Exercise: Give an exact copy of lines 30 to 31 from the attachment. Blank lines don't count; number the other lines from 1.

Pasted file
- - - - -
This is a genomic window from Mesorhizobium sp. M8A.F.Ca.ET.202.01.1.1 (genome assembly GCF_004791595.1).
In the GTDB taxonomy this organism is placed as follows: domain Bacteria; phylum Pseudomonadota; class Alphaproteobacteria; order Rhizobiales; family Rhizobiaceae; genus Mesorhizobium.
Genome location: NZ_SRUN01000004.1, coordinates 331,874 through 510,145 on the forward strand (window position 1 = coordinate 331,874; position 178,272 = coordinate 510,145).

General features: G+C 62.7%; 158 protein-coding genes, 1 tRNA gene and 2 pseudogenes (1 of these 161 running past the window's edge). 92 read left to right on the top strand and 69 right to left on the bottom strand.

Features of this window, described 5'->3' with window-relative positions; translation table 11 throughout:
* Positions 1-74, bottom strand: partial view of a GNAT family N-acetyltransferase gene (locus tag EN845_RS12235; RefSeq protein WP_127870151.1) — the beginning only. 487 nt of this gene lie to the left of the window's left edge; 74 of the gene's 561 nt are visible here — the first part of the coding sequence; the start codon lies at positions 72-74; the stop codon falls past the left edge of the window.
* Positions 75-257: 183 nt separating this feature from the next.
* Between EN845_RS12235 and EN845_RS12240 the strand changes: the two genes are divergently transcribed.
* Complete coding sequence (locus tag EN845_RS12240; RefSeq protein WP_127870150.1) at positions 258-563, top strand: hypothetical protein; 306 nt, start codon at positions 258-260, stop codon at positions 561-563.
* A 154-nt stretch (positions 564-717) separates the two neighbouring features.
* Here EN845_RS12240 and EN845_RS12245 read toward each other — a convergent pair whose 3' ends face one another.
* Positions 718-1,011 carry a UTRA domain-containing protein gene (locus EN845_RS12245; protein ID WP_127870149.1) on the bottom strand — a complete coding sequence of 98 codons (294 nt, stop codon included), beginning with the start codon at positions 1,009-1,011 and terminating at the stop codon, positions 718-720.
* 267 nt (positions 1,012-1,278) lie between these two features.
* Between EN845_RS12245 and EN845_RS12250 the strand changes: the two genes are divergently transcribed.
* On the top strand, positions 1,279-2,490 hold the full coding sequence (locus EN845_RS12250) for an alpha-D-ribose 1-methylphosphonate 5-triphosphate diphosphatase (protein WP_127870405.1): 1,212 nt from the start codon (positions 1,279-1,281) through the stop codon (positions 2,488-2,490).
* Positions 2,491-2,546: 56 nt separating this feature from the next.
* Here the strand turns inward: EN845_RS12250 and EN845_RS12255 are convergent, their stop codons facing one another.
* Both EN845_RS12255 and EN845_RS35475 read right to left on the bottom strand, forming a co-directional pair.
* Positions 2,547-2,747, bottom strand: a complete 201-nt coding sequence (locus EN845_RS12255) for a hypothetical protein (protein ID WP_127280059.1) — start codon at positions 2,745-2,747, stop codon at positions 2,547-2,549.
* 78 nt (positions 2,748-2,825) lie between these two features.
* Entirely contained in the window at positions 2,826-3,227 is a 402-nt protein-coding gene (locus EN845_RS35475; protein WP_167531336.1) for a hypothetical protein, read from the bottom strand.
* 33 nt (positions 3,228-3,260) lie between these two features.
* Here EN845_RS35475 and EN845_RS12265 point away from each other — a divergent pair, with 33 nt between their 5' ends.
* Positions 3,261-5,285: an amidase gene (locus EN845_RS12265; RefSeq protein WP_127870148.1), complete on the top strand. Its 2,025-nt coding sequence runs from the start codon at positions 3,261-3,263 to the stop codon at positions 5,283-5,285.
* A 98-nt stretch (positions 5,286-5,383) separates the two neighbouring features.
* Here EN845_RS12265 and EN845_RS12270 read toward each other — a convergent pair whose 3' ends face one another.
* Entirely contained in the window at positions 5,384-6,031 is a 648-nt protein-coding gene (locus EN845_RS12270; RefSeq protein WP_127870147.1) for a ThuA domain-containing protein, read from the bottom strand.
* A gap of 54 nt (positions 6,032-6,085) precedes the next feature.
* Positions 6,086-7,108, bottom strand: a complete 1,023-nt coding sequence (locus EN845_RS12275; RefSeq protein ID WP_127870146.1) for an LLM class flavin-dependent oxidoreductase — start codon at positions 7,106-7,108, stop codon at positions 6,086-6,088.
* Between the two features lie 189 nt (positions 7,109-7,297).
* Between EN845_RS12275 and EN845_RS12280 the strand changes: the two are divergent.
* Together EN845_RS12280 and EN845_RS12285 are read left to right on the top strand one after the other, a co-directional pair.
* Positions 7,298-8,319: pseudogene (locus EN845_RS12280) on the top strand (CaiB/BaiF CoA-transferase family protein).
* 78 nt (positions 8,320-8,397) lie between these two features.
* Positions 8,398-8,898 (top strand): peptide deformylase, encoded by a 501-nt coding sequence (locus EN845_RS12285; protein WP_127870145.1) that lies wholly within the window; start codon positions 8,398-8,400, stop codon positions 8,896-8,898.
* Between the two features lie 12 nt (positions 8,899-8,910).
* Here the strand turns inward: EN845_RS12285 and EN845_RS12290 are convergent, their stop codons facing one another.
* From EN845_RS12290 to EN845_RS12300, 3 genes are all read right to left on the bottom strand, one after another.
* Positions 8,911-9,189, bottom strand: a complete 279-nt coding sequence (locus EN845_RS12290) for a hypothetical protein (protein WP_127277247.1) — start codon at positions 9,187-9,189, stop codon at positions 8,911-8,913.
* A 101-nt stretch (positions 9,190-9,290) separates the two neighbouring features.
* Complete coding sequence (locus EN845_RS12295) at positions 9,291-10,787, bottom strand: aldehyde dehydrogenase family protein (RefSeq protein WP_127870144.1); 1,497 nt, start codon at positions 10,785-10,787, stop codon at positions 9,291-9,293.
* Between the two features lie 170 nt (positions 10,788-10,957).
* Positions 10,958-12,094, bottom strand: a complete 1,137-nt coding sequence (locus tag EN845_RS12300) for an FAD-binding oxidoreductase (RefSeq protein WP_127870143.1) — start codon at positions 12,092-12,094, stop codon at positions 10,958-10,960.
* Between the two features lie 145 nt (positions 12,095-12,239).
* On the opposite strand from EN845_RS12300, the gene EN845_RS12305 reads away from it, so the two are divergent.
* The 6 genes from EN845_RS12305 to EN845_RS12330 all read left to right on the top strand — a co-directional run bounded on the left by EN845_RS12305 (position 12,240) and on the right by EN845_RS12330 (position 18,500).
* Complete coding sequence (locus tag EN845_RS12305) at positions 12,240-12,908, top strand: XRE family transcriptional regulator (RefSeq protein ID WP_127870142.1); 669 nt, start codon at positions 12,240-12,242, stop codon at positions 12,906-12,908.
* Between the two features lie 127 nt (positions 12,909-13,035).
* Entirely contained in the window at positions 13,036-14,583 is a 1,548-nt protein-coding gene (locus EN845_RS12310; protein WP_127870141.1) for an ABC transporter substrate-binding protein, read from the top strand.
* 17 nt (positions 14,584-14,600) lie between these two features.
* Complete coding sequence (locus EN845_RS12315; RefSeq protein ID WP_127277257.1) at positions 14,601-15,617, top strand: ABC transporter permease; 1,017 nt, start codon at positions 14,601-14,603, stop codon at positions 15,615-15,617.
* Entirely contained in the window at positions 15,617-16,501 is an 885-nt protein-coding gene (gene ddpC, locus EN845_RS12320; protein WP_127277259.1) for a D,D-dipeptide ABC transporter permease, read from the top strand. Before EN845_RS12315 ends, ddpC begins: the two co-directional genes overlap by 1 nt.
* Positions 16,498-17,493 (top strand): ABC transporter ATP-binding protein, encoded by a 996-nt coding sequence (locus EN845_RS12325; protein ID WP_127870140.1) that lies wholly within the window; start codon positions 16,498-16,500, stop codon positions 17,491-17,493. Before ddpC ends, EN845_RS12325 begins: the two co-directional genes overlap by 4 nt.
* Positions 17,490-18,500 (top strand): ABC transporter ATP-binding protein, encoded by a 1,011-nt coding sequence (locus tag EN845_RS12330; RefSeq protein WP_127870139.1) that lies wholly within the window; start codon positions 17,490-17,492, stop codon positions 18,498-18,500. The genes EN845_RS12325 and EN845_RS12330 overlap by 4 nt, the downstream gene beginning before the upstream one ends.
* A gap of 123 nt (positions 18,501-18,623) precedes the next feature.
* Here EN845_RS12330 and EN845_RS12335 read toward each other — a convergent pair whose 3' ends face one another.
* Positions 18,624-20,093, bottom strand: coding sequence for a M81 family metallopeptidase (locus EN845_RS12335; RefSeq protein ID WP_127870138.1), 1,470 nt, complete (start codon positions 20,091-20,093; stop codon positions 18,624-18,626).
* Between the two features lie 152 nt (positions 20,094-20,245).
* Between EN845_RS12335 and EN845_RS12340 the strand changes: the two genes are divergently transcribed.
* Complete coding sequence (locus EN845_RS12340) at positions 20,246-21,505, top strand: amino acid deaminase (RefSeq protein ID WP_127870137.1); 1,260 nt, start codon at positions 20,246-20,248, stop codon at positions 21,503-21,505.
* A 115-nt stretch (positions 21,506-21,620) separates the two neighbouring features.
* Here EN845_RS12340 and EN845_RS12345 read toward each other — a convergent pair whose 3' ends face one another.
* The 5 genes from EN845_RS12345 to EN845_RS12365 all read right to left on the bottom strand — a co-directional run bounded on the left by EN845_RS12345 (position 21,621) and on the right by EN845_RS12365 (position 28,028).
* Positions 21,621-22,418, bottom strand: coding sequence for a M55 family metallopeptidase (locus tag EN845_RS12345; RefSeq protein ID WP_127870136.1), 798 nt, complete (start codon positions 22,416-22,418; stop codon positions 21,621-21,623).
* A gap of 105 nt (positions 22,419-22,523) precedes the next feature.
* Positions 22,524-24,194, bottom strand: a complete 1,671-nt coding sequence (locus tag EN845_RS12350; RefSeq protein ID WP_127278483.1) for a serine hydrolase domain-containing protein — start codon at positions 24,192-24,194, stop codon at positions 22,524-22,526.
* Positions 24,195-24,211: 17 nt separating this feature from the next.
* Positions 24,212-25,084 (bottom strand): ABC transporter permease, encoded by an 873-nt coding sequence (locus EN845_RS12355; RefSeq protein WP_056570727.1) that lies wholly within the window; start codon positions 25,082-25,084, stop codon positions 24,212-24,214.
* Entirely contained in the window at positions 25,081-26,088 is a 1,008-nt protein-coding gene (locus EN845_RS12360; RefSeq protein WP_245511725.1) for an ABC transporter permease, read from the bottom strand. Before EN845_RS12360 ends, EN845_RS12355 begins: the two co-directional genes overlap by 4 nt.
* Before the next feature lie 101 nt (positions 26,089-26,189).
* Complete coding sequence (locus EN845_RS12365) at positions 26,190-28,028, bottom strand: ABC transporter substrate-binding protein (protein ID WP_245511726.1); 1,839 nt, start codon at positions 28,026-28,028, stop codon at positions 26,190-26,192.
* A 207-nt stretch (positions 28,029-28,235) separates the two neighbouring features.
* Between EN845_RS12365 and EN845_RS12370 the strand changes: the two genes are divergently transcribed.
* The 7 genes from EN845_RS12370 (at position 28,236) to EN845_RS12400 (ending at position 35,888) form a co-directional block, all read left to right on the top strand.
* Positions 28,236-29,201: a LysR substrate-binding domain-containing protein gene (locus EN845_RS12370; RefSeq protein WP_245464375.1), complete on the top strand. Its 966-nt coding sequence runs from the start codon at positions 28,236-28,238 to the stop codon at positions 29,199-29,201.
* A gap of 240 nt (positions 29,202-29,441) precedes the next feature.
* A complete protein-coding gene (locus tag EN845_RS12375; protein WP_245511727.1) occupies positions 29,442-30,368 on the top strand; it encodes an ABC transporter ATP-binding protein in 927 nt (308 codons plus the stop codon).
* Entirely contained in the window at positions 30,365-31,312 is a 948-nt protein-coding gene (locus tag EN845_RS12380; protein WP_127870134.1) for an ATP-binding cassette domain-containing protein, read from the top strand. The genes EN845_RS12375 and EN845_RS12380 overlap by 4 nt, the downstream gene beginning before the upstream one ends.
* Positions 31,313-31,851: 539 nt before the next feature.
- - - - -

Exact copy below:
* Between the two features lie 189 nt (positions 7,109-7,297).
* Between EN845_RS12275 and EN845_RS12280 the strand changes: the two are divergent.